Patients With No Coronary Artery Lesion
A total of 448 patients were found to have a normal coronary artery in the initial CAG. One hundred and ninety of these (31.9% of the overall patients studied) dropped out from a long-term follow-up, and the other 258 (43.4% of the overall patients studied) have been followed up for more than 10 years. During this long-term follow-up, all 258 patients showed no cardiac symptoms or abnormal findings in routine cardiac examinations that included chest x-ray, ECG, and two-dimensional echocardiography. In 10 patients with a normal coronary artery and in 54 with regressed coronary aneurysms, the thallium myocardial scintigraphy and the exercise stress test were performed during follow-up and demonstrated normal findings.
Myocardial Infarction and Fatal Cases
There were 11 patients (1.9% overall), including 9 boys and 2 girls, who developed myocardial infarction. Each of these 11 patients had severe stenotic lesions in two or three vessels of the coronary artery. Eight (73%) of these 11 patients previously had giant coronary aneurysms, and the other 3 had moderately sized aneurysms on the first CAG. Four (36.3%) of these patients had myocardial infarction within 1 year and an additional 5 (45.4%) within 3 years after onset. Five (45.4%) of the 11 patients had asymptomatic myocardial infarction, and 1 of these died of recurrent myocardial infarction. The other 6 patients demonstrated symptomatic myocardial infarction. Four of these 6 developed recurrent myocardial infarction and subsequently died. Asymptomatic myocardial infarction was diagnosed by the appearance of abnormal deep Q waves, a significant obstruction in the coronary arteries on CAG, and abnormal thallium scintigraphy. Overall, 5 patients (0.8%) died at 3 months to 7 years after onset (mean, 4.3±1.6 years).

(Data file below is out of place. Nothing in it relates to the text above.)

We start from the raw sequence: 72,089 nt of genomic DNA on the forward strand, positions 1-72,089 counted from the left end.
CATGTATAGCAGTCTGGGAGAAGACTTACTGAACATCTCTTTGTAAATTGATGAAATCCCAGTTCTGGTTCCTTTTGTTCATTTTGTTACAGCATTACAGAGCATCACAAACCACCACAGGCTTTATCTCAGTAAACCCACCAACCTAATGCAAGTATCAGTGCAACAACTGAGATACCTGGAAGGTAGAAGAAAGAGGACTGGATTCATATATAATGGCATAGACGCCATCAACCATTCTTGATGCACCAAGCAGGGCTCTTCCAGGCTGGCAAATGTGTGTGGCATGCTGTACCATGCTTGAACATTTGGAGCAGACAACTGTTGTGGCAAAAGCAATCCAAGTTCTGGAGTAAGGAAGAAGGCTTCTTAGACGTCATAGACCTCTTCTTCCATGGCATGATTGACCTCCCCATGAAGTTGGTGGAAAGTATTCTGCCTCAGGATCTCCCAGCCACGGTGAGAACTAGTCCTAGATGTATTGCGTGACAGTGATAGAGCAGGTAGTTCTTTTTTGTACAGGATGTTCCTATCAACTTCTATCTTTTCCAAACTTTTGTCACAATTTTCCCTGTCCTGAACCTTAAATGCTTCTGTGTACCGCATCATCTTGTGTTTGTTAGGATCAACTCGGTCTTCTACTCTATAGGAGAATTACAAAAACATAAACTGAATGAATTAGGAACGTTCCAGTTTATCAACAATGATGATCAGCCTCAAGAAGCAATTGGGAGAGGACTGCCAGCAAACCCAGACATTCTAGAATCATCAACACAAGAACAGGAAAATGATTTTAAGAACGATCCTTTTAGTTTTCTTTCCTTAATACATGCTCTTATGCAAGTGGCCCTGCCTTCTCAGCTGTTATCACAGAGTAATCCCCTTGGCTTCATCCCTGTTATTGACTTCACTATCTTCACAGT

Valvular Heart Disease
Six patients (1.0% overall) showed mitral valve regurgitation detected by auscultation of the heart and Doppler echocardiography in the acute or subacute stage of KD (7 to 35 days of illness; mean, 20 days). In three patients, the mitral regurgitations spontaneously disappeared between 1 month and 7 years from onset, whereas in two others, it progressed to myocardial infarction and resulted in death. The remaining patient has continued to have persistent mitral regurgitation for 13 years, probably due to papillary muscle dysfunction of the mitral valve. Aortic valve regurgitation developed in one patient (0.17%) at 7 months after onset and progressed for 12 years. This patient developed progressive heart failure and received aortic valve replacement with a St Jude medical valve at 13 years after onset.
Coronary Intervention and Bypass Surgery
The seven patients (1.2%) who had giant aneurysms with severe stenosis of the coronary arteries underwent coronary artery bypass surgery. Two of these patients previously had a myocardial infarction. A saphenous vein graft was used in two patients, an internal thoracic artery graft in five, and a right gastroepiploic artery graft in three. In all seven patients, the patency of the bypass grafts was confirmed by follow-up CAG, and their quality of life after surgery has been favorable.